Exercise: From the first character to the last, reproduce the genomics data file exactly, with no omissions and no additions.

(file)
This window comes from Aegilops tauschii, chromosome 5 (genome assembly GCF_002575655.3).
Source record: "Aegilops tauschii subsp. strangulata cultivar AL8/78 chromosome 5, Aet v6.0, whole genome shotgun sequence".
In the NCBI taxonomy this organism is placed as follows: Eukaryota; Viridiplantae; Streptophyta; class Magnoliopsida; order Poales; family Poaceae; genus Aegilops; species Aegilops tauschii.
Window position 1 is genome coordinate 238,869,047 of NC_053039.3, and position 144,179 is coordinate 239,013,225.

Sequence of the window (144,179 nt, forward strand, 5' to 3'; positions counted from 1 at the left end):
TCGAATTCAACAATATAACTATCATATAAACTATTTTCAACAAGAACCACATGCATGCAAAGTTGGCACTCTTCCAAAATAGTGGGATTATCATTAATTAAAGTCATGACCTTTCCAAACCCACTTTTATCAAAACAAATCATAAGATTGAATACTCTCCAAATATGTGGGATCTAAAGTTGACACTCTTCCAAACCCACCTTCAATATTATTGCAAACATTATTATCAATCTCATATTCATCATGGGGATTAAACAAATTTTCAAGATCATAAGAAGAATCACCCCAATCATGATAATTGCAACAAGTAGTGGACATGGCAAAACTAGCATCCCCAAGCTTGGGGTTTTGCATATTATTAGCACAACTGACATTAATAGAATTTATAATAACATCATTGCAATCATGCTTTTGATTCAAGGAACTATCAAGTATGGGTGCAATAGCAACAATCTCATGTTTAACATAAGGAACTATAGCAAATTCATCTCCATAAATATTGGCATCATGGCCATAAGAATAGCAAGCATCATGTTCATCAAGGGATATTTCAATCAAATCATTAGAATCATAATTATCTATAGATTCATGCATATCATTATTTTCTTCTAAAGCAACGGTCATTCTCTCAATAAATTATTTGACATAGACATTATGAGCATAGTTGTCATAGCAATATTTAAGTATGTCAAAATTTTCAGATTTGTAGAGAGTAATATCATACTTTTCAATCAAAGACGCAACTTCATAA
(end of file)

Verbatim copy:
This window comes from Aegilops tauschii, chromosome 5 (genome assembly GCF_002575655.3).
Source record: "Aegilops tauschii subsp. strangulata cultivar AL8/78 chromosome 5, Aet v6.0, whole genome shotgun sequence".
In the NCBI taxonomy this organism is placed as follows: Eukaryota; Viridiplantae; Streptophyta; class Magnoliopsida; order Poales; family Poaceae; genus Aegilops; species Aegilops tauschii.
Window position 1 is genome coordinate 238,869,047 of NC_053039.3, and position 144,179 is coordinate 239,013,225.

Sequence of the window (144,179 nt, forward strand, 5' to 3'; positions counted from 1 at the left end):
TCGAATTCAACAATATAACTATCATATAAACTATTTTCAACAAGAACCACATGCATGCAAAGTTGGCACTCTTCCAAAATAGTGGGATTATCATTAATTAAAGTCATGACCTTTCCAAACCCACTTTTATCAAAACAAATCATAAGATTGAATACTCTCCAAATATGTGGGATCTAAAGTTGACACTCTTCCAAACCCACCTTCAATATTATTGCAAACATTATTATCAATCTCATATTCATCATGGGGATTAAACAAATTTTCAAGATCATAAGAAGAATCACCCCAATCATGATAATTGCAACAAGTAGTGGACATGGCAAAACTAGCATCCCCAAGCTTGGGGTTTTGCATATTATTAGCACAACTGACATTAATAGAATTTATAATAACATCATTGCAATCATGCTTTTGATTCAAGGAACTATCAAGTATGGGTGCAATAGCAACAATCTCATGTTTAACATAAGGAACTATAGCAAATTCATCTCCATAAATATTGGCATCATGGCCATAAGAATAGCAAGCATCATGTTCATCAAGGGATATTTCAATCAAATCATTAGAATCATAATTATCTATAGATTCATGCATATCATTATTTTCTTCTAAAGCAACGGTCATTCTCTCAATAAATTATTTGACATAGACATTATGAGCATAGTTGTCATAGCAATATTTAAGTATGTCAAAATTTTCAGATTTGTAGAGAGTAATATCATACTTTTCAATCAAAGACGCAACTTCATAA